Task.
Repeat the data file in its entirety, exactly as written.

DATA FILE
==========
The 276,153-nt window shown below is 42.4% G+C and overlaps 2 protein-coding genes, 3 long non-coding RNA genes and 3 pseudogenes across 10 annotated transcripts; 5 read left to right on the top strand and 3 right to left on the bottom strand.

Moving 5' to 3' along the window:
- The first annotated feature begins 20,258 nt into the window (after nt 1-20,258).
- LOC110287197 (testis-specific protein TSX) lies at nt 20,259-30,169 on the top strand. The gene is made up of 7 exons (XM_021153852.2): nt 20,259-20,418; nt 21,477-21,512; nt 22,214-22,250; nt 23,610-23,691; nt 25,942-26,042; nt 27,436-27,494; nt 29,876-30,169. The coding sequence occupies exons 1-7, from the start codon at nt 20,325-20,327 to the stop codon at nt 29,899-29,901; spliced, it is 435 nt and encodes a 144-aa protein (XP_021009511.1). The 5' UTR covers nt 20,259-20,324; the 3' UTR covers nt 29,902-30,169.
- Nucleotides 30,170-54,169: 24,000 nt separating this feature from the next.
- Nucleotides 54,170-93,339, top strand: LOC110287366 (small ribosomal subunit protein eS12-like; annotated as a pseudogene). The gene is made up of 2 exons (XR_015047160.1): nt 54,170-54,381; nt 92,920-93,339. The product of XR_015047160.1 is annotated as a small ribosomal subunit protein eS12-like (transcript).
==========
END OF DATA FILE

The 276,153-nt window shown below is 42.4% G+C and overlaps 2 protein-coding genes, 3 long non-coding RNA genes and 3 pseudogenes across 10 annotated transcripts; 5 read left to right on the top strand and 3 right to left on the bottom strand.

Moving 5' to 3' along the window:
- The first annotated feature begins 20,258 nt into the window (after nt 1-20,258).
- LOC110287197 (testis-specific protein TSX) lies at nt 20,259-30,169 on the top strand. The gene is made up of 7 exons (XM_021153852.2): nt 20,259-20,418; nt 21,477-21,512; nt 22,214-22,250; nt 23,610-23,691; nt 25,942-26,042; nt 27,436-27,494; nt 29,876-30,169. The coding sequence occupies exons 1-7, from the start codon at nt 20,325-20,327 to the stop codon at nt 29,899-29,901; spliced, it is 435 nt and encodes a 144-aa protein (XP_021009511.1). The 5' UTR covers nt 20,259-20,324; the 3' UTR covers nt 29,902-30,169.
- Nucleotides 30,170-54,169: 24,000 nt separating this feature from the next.
- Nucleotides 54,170-93,339, top strand: LOC110287366 (small ribosomal subunit protein eS12-like; annotated as a pseudogene). The gene is made up of 2 exons (XR_015047160.1): nt 54,170-54,381; nt 92,920-93,339. The product of XR_015047160.1 is annotated as a small ribosomal subunit protein eS12-like (transcript).